For example, although about 70 percent of FATA residents strongly oppose drone strikes by the U.S., 38 percent of respondents said the Pakistani military should launch its own drone attacks against militants in the FATA (34 percent said they should not use drones). Therefore, the public’s approval of drones splits if the attacks were instead carried out by the Pakistani Army, thereby reflecting a very fundamental point – many people aren’t against the drone tactic itself, but the policy, as well as the perception of the United States as a military aggressor in Pakistan.

According to Moeed Yusuf, a South Asia Advisor at the U.S. Institute of Peace, this poll further reflects a deep mistrust of the United States, which stems from a belief “that this superpower uses force to settle its problems.” Despite the billions of dollars in non-military aid funneled into Pakistan from the United States, Pakistani citizens continue to primarily view America through a security lens. “This is unlikely to change,” noted Yusuf, “even if many of the FATA respondents said that their views of the United States would improve if the U.S. increased visas for residents and educational scholarships to America.” Financial and economic incentives will not change overall perceptions as long as the American security policy in Afghanistan and Pakistan continues, he emphasized.

Cyril Almeida, an assistant editor and columnist at Dawn, echoed, “Anti-Americanism is deep and pervasive. To the uninitiated, the Pakistani desire for a U.S. visa/passport/job may seem like tacit approval of what America stands for and aspires to achieve through its foreign policy.” However, he noted, this would be a wrong assumption. “The personal (economic advantage that may be gained) is very different from the political (intense opposition to U.S. foreign policy). And this contradiction is not specific to the Pakistani condition,” but is reflected elsewhere in the Muslim world.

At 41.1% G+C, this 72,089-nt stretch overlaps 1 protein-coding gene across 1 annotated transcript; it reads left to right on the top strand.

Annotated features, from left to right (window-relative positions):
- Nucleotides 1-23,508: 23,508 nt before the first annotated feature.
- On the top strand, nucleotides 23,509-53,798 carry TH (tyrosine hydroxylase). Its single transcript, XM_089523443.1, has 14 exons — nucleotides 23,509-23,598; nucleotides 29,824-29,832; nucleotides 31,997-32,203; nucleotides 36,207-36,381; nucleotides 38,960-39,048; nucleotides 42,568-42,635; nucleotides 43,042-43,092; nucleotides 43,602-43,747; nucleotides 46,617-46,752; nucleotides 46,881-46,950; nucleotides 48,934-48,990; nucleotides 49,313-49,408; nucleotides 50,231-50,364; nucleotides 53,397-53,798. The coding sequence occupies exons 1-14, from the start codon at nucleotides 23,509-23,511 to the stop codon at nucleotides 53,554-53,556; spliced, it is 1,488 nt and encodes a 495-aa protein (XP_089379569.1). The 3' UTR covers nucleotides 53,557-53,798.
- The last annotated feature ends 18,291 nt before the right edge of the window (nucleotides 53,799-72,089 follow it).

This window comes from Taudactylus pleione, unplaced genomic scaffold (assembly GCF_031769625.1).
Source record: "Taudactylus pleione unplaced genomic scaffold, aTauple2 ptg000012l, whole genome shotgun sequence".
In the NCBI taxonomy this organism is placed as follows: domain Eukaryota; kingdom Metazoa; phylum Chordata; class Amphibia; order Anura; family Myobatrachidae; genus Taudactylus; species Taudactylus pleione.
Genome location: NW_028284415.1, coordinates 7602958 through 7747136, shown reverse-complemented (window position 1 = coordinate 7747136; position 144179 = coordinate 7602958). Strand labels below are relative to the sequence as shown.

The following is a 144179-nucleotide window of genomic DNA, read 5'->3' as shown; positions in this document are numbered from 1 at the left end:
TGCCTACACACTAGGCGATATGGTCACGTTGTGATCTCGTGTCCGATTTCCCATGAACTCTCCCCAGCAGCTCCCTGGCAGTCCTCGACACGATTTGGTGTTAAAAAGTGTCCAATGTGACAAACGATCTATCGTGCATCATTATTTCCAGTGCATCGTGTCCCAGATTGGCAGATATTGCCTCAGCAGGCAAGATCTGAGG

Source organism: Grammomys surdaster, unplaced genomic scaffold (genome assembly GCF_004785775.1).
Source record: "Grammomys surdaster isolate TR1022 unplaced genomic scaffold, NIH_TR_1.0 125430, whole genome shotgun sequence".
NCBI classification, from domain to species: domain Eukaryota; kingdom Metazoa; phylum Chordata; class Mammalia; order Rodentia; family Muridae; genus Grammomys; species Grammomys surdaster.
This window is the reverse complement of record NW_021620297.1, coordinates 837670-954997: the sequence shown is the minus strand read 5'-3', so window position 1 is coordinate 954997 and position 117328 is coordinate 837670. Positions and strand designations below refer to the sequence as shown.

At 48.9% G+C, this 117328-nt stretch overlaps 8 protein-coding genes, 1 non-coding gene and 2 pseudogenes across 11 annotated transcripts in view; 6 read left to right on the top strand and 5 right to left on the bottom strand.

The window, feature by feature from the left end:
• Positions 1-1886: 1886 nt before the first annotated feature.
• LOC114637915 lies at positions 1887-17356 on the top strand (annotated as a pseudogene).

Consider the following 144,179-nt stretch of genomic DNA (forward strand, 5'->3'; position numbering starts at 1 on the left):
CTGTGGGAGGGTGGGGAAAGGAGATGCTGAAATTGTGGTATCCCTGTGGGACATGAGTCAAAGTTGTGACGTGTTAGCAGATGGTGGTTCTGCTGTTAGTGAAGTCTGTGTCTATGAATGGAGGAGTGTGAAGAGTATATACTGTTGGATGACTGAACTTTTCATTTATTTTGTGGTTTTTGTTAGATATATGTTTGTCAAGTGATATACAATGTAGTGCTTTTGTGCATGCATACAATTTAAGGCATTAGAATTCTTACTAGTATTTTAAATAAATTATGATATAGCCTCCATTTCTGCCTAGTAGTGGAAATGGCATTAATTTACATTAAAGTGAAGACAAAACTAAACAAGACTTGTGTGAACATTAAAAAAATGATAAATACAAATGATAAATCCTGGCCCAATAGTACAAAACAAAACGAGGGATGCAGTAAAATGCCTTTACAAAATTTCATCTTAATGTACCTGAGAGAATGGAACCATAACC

As the use of drones continue unabated in Pakistan, and tensions are further exacerbated by news of NATO helicopters crossing into Pakistani territory killing Pakistani soldiers late last week, anti-American sentiment will only continue to rise, despite billions of dollars of aid being promised to local civil society, and despite American efforts in the recent flood disaster. The purpose of these polls and surveys, therefore, is not to simplify the Pakistani psyche, but to comprehend this image deficit. If the United States is truly concerned with anti-American sentiment in Pakistan, and its security implications, then such data can provide insight.

Kalsoom Lakhani is the director of Social Vision, the strategic philanthropy arm of ML Resources in Washington, D.C. She is from Islamabad, Pakistan, and blogs at CHUP, or Changing Up Pakistan.  

ANWARULLAH KHAN/AFP/Getty Images